By Tim Redmond
Suppose City College went along with the (looney) idea of applying for accreditation as a new institution, as the heads of the accrediting agency are suggesting. Think about what that would mean.
John Rizzo, president of the (deposed) local Community College Board has. And he points out a serious flaw that hasn’t been much in the news.
If City College applied as a “candidate,” it would be in effect saying that it was a new and different institution. And that might mean that all of the existing contracts – including labor contracts – are void.
“The teachers wouldn’t be represented,” Rizzo said. “They’d have to start all over again.”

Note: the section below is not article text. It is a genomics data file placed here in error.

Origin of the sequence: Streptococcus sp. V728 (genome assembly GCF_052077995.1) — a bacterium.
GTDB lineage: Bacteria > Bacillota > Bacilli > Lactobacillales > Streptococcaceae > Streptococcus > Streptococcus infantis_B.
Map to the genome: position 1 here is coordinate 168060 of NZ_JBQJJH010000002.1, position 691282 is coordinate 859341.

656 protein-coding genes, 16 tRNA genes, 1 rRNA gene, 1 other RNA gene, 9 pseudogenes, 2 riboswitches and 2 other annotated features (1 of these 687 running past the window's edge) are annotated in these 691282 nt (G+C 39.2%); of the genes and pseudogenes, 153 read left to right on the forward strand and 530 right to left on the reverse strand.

More than that, what I think ACCJC might want is for City College to become a “charter college,” like a charter school – an institution that takes state money, but can choose its own staff. A charter college might have no elected board; it might not have union contracts. It might not offer anywhere near the range of classes that CCSF offers, and might become exactly what the accreditors want – a much smaller junior college with the only mandate of teaching people who want to transfer to a four-year institution.
Alisa Messer, who runs the City College Teachers’ Union, noted that “it’s become apparent to us that the ACCJC dislikes unions, perhaps even more than it dislikes elected boards.”
Is that part of the plan? Is this what the loss of accreditation was all about? Maybe.
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Is it time for the mayor to wake up and take a stand against this madness? Pretty clearly.